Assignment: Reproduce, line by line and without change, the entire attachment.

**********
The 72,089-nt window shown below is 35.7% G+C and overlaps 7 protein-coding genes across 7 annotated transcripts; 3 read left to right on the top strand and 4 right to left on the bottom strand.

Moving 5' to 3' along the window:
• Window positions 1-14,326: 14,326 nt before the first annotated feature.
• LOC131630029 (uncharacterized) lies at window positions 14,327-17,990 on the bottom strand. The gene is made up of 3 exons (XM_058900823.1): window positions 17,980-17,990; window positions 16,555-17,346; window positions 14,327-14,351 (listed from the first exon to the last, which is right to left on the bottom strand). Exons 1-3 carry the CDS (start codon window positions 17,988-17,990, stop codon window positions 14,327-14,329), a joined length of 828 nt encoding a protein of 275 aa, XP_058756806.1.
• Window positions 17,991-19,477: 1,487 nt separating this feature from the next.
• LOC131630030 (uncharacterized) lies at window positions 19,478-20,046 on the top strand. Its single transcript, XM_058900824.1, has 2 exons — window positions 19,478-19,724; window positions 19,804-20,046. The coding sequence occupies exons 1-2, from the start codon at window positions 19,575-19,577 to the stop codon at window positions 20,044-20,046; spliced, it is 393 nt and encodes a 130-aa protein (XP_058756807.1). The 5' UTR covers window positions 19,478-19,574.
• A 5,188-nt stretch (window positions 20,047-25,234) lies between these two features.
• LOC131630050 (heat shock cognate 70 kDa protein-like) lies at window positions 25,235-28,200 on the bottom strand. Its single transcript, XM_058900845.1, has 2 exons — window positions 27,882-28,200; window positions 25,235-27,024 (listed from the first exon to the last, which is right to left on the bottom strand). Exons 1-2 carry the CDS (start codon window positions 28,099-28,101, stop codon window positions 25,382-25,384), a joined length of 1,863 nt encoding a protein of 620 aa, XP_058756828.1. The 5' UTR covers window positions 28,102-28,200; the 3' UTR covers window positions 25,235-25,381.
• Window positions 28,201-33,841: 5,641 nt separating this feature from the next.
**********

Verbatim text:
The 72,089-nt window shown below is 35.7% G+C and overlaps 7 protein-coding genes across 7 annotated transcripts; 3 read left to right on the top strand and 4 right to left on the bottom strand.

Moving 5' to 3' along the window:
• Window positions 1-14,326: 14,326 nt before the first annotated feature.
• LOC131630029 (uncharacterized) lies at window positions 14,327-17,990 on the bottom strand. The gene is made up of 3 exons (XM_058900823.1): window positions 17,980-17,990; window positions 16,555-17,346; window positions 14,327-14,351 (listed from the first exon to the last, which is right to left on the bottom strand). Exons 1-3 carry the CDS (start codon window positions 17,988-17,990, stop codon window positions 14,327-14,329), a joined length of 828 nt encoding a protein of 275 aa, XP_058756806.1.
• Window positions 17,991-19,477: 1,487 nt separating this feature from the next.
• LOC131630030 (uncharacterized) lies at window positions 19,478-20,046 on the top strand. Its single transcript, XM_058900824.1, has 2 exons — window positions 19,478-19,724; window positions 19,804-20,046. The coding sequence occupies exons 1-2, from the start codon at window positions 19,575-19,577 to the stop codon at window positions 20,044-20,046; spliced, it is 393 nt and encodes a 130-aa protein (XP_058756807.1). The 5' UTR covers window positions 19,478-19,574.
• A 5,188-nt stretch (window positions 20,047-25,234) lies between these two features.
• LOC131630050 (heat shock cognate 70 kDa protein-like) lies at window positions 25,235-28,200 on the bottom strand. Its single transcript, XM_058900845.1, has 2 exons — window positions 27,882-28,200; window positions 25,235-27,024 (listed from the first exon to the last, which is right to left on the bottom strand). Exons 1-2 carry the CDS (start codon window positions 28,099-28,101, stop codon window positions 25,382-25,384), a joined length of 1,863 nt encoding a protein of 620 aa, XP_058756828.1. The 5' UTR covers window positions 28,102-28,200; the 3' UTR covers window positions 25,235-25,381.
• Window positions 28,201-33,841: 5,641 nt separating this feature from the next.